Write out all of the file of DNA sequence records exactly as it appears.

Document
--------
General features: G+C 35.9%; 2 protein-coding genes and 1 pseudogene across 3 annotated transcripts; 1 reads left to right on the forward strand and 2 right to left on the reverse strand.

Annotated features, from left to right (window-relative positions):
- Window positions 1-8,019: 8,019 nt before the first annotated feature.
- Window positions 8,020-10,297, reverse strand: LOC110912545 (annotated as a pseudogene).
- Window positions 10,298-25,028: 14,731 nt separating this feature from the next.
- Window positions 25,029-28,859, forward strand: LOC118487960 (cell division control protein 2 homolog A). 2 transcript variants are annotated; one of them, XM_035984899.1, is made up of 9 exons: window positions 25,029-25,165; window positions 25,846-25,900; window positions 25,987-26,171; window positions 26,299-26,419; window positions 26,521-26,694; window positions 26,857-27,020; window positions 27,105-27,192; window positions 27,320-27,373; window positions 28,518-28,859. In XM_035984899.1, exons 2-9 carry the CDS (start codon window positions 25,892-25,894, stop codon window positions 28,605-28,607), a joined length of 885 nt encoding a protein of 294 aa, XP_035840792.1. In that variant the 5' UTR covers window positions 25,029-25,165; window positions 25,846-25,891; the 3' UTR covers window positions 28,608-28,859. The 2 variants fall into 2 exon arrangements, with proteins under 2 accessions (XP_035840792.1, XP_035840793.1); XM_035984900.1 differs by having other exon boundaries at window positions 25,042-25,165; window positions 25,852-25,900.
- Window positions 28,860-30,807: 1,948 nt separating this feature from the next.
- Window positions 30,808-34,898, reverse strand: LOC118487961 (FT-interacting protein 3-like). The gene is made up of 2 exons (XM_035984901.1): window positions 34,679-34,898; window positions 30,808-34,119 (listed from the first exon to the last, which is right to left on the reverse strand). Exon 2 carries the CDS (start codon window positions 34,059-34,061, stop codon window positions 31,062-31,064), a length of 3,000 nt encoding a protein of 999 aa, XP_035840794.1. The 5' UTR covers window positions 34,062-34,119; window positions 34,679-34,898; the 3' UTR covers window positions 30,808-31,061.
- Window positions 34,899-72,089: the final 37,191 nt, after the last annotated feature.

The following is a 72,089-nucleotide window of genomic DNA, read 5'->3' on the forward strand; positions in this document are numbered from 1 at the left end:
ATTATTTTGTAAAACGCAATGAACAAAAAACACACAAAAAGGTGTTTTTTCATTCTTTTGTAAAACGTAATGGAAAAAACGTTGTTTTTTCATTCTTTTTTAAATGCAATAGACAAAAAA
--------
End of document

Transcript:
General features: G+C 35.9%; 2 protein-coding genes and 1 pseudogene across 3 annotated transcripts; 1 reads left to right on the forward strand and 2 right to left on the reverse strand.

Annotated features, from left to right (window-relative positions):
- Window positions 1-8,019: 8,019 nt before the first annotated feature.
- Window positions 8,020-10,297, reverse strand: LOC110912545 (annotated as a pseudogene).
- Window positions 10,298-25,028: 14,731 nt separating this feature from the next.
- Window positions 25,029-28,859, forward strand: LOC118487960 (cell division control protein 2 homolog A). 2 transcript variants are annotated; one of them, XM_035984899.1, is made up of 9 exons: window positions 25,029-25,165; window positions 25,846-25,900; window positions 25,987-26,171; window positions 26,299-26,419; window positions 26,521-26,694; window positions 26,857-27,020; window positions 27,105-27,192; window positions 27,320-27,373; window positions 28,518-28,859. In XM_035984899.1, exons 2-9 carry the CDS (start codon window positions 25,892-25,894, stop codon window positions 28,605-28,607), a joined length of 885 nt encoding a protein of 294 aa, XP_035840792.1. In that variant the 5' UTR covers window positions 25,029-25,165; window positions 25,846-25,891; the 3' UTR covers window positions 28,608-28,859. The 2 variants fall into 2 exon arrangements, with proteins under 2 accessions (XP_035840792.1, XP_035840793.1); XM_035984900.1 differs by having other exon boundaries at window positions 25,042-25,165; window positions 25,852-25,900.
- Window positions 28,860-30,807: 1,948 nt separating this feature from the next.
- Window positions 30,808-34,898, reverse strand: LOC118487961 (FT-interacting protein 3-like). The gene is made up of 2 exons (XM_035984901.1): window positions 34,679-34,898; window positions 30,808-34,119 (listed from the first exon to the last, which is right to left on the reverse strand). Exon 2 carries the CDS (start codon window positions 34,059-34,061, stop codon window positions 31,062-31,064), a length of 3,000 nt encoding a protein of 999 aa, XP_035840794.1. The 5' UTR covers window positions 34,062-34,119; window positions 34,679-34,898; the 3' UTR covers window positions 30,808-31,061.
- Window positions 34,899-72,089: the final 37,191 nt, after the last annotated feature.

The following is a 72,089-nucleotide window of genomic DNA, read 5'->3' on the forward strand; positions in this document are numbered from 1 at the left end:
ATTATTTTGTAAAACGCAATGAACAAAAAACACACAAAAAGGTGTTTTTTCATTCTTTTGTAAAACGTAATGGAAAAAACGTTGTTTTTTCATTCTTTTTTAAATGCAATAGACAAAAAA